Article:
Quality assurance process
All the salt samples were tested in duplicate. Levey-Jenning plots were maintained for the internal quality assurance of iodometric titration.
| Results|| |
- Linearity: The correlation coefficient in the measurement over the iodine content range of 0-75 ppm was 0.998.
- Limit of Detection : A solution with a minimum concentration of 1 mg/L iodine could be detected with the iCheck Iodine device.
- Intraassay precision : The coefficients of variation of 10 measurements conducted within a day for the iodine concentrations of 10 ppm, 30 ppm, and 50 ppm were 2.8%, 6.1%, and 3.1% respectively.
- Interassay precision : The coefficients of variation of 15 measurements conducted over 3 days for the salt with iodine concentration 10 ppm, 30 ppm, and 50 ppm were 2.4%, 2.2%, and 2.1% respectively.
- Interoperator precision : The coefficients of variation of 15 measurements conducted by three technicians on the same day for the iodine concentration 10 ppm, 30 ppm, and 50 ppm were 6.2%, 6.3%, and 4.6% respectively.
Comparison of iCheck Iodine device with the iodometric titration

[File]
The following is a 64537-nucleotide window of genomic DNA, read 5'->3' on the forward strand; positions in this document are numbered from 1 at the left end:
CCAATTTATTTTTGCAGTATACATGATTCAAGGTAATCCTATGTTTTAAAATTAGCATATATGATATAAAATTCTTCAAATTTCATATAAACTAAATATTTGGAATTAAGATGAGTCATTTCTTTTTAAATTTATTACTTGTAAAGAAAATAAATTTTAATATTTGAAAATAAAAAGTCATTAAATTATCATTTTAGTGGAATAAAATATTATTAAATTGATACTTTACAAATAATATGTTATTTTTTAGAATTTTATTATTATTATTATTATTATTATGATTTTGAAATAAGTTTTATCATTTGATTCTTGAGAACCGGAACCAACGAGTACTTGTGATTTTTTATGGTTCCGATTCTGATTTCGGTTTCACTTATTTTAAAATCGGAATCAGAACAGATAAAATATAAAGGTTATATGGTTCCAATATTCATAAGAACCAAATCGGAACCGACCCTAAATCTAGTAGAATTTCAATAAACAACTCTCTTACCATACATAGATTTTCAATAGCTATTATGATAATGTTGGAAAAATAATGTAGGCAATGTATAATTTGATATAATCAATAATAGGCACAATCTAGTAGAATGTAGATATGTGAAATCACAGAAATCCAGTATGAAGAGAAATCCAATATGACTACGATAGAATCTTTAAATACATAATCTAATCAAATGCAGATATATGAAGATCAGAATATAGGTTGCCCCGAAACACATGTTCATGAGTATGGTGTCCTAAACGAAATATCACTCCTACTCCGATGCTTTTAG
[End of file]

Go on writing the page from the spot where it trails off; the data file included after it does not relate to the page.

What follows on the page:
The coefficients of variation for duplicate analysis for iCheck Iodine device were 1.5% and 1.4% for iodometric titration. [Figure 1] depicts the scatter plot of iodine content of salt samples by iodine iCheck device against iodometric titration. The correlation coefficient between measurements by two methods was 0.934 and the regression equation with iodine content by iodometric titration as independent variable (X) and iCheck Iodine readings as dependent variable (Y) was: Y = 0.127 + 1.209 * x + 0.005 * x*x. The upper limit of agreement between two methods was 6.7 ppm and the lower limit of agreement was -7.8 ppm and the mean difference between two methods was -0.54 ppm [Figure 2]. The paired t-test between iodine content of salt samples by iCheck and iodometric titration was not significant (P valve = 0.20). [Table 1] depicts concordance between iodine content estimation in salt by iCheck Iodine method and iodometric method. The sensitivity of the iCheck Iodine device against gold-standard iodometric titration was 87.8%, and the specificity was 94.1%. The kappa statistic between two methods to detect a salt iodization level above or below 30 ppm was 0.813.